Saturday, March 22, 2014

ObamaCare’s Fourth  Birthday

Would ye both eat your cake and have your cake.

John Heywood (c.1497-c.1587), Proverbs 

Sunday March 23, 2014 marks the fourth birthday of ObamaCare.  And what a four years it has been, marked by unilateral political decisions,  partisan controversies, public skepticism, business uncertainties,  broken presidential  promises,  arbitrary economic burdens,  a vast healthcare experiment, and dueling points of view.

In the Sunday Wall Street Journal, these dueling points of view are in full display. 

·         John C. Goodman, PhD, president of the National Center of Policy Analysis and author of  Priceless: Curing the Healthcare Crisis  (Independent Institute, 2012), takes his shot by calling ObamaCare a “Costly Failed Experiment.”

·         Ekekiel Emanuel, MD,vice provost for global initiatives at the University of Pennsylvania and former health-policy advisor at the White House budget office during passage of the Affordable Care Act, and author of  Reinventing American Healthcare (Public Affairs, 2014) fires back with “Progress, with Caveats.”

Goodman says ObamaCare has three huge problems that won’t go away: 

·         An impossible mandate: limiting government’s share of costs while doing nothing to protect individuals or their employers.

·         Unworkable subsidies: An $8000 gift to a family of four at 138% of poverty and a $10,000 burden on businesses for each employee with no government support.

·         Perverse incentives in the exchanges:  Insurers are required to charge everybody the same premium, regardless of health status, and they are required to accept anyone who applies, which means they must overcharge the healthy and undercharge the sick.  Result?  Rising premiums and deductibles, and a race to the bottom in access and quality,  as health plans narrow networks to cheaper doctors and  as employers, striving to meet compliance standards, decide  not to hire or reduce hours.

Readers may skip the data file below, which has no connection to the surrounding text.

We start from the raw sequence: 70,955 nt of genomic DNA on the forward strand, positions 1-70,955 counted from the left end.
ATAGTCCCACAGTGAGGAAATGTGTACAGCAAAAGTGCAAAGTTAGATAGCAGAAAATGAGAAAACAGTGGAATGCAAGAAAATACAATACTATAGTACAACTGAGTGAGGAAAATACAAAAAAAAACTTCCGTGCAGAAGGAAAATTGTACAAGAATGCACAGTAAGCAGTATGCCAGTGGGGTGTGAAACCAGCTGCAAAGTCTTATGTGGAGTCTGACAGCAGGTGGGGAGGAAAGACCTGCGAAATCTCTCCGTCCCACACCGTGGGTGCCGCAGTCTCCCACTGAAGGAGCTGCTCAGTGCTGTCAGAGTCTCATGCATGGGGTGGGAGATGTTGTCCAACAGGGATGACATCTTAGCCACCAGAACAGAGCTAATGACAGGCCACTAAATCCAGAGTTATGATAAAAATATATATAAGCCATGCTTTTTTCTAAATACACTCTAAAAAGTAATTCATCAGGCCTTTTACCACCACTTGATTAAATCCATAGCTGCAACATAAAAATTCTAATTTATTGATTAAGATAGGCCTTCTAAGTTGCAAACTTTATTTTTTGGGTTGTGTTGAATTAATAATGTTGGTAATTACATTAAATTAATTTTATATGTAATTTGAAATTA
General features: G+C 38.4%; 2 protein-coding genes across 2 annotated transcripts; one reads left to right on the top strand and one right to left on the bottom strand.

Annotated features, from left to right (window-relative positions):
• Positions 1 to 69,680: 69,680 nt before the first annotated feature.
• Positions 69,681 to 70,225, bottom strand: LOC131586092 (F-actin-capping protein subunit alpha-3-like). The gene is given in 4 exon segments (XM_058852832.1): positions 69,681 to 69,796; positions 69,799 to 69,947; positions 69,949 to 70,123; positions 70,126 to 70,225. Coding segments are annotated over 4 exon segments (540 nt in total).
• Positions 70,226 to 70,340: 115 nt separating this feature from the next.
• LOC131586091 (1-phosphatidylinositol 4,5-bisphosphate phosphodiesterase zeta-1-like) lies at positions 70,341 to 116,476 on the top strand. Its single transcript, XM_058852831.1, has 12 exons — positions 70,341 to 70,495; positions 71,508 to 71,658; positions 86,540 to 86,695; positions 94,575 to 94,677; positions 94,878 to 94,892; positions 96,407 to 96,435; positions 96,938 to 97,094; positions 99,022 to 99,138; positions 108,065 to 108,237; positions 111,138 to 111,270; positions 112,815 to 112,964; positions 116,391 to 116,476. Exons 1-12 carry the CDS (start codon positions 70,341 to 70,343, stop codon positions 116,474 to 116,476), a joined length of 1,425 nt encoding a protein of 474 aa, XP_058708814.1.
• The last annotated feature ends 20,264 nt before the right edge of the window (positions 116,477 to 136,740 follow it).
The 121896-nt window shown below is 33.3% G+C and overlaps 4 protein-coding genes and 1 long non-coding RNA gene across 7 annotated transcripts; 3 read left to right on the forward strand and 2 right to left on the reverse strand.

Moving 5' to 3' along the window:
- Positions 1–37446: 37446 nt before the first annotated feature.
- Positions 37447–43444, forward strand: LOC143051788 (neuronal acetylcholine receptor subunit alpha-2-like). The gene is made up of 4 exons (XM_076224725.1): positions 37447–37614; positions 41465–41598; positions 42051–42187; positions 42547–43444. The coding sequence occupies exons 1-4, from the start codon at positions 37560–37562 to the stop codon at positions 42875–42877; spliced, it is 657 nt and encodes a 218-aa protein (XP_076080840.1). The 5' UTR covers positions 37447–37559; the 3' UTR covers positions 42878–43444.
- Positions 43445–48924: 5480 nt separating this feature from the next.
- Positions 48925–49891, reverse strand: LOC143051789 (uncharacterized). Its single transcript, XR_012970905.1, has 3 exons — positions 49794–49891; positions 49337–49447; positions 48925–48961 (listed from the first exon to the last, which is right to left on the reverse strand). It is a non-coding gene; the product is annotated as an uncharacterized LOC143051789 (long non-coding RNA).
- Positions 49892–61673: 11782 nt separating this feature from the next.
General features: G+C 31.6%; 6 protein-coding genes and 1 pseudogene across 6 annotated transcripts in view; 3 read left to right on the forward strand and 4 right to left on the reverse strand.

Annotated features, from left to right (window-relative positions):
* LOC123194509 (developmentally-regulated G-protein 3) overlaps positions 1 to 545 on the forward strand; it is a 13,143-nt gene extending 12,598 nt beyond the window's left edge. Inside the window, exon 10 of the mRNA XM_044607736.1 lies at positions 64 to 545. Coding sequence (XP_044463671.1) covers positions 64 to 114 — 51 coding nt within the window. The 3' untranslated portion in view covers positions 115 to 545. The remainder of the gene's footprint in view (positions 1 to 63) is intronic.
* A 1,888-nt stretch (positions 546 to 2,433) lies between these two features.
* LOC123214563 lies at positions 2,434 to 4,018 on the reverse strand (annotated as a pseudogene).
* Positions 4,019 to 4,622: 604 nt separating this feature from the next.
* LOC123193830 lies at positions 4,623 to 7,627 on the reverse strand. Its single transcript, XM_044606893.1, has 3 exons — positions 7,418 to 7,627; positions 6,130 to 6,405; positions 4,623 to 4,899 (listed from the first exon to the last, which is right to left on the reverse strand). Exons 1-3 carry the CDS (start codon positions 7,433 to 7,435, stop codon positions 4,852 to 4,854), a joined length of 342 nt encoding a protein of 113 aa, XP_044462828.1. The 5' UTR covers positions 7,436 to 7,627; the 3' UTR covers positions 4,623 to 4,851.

Goodman says a good start to turn the situation around would be to reduce costs and to improve care would be to get rid of the mandates, let people choose their own plans,  give universal tax credits, and make access to health savings accounts with high deductibles widely available.

Doctor Emanuel unloads  his smoking dueling pistol by saying the number of uninsured have declined from 18% to 16%, 3.1 million of young adults are now covered under their parents’ plas, 4.5 million are now eligible for Medicaid, and five million are now insured on the exchanges, and cost growth of health care has declined.   

Progress will continue, Emanuel contends, when health plans compete for exchange business on a cutting edge e-commerce site,  when a team of tech-savvy management specialists run the whole operation, and when payment is shifted from fee-for-service to bundled payments for entire episodes of care.   

The good doctor concludes, “ Conservative fear-mongering and predictions of calamity notwithstanding the Affordable Care Act is moving  American healthcare in the right direction.”  Perhaps left direction wuld be more accurate.

Emanuel  goes on: enhance the exchanges,  adopt  bundled alternatives to fee-for-service,  cooperate, coordinate,  and collaborate with government  and  pray for reign  for  ObamaCare to go on “autopilot,’ whatever that means  That  seems to be Emanuel's message.

In my opinion,  Goodman’s pistol is fully-loaded and Emanuel’s pistol is mostly bellowing, blowing, and belching  smoke.

Tweet:  ObamaCare’s fourth birthday is upon us, and dueling gurus are lighting and snuffing candles on the birthday cake.

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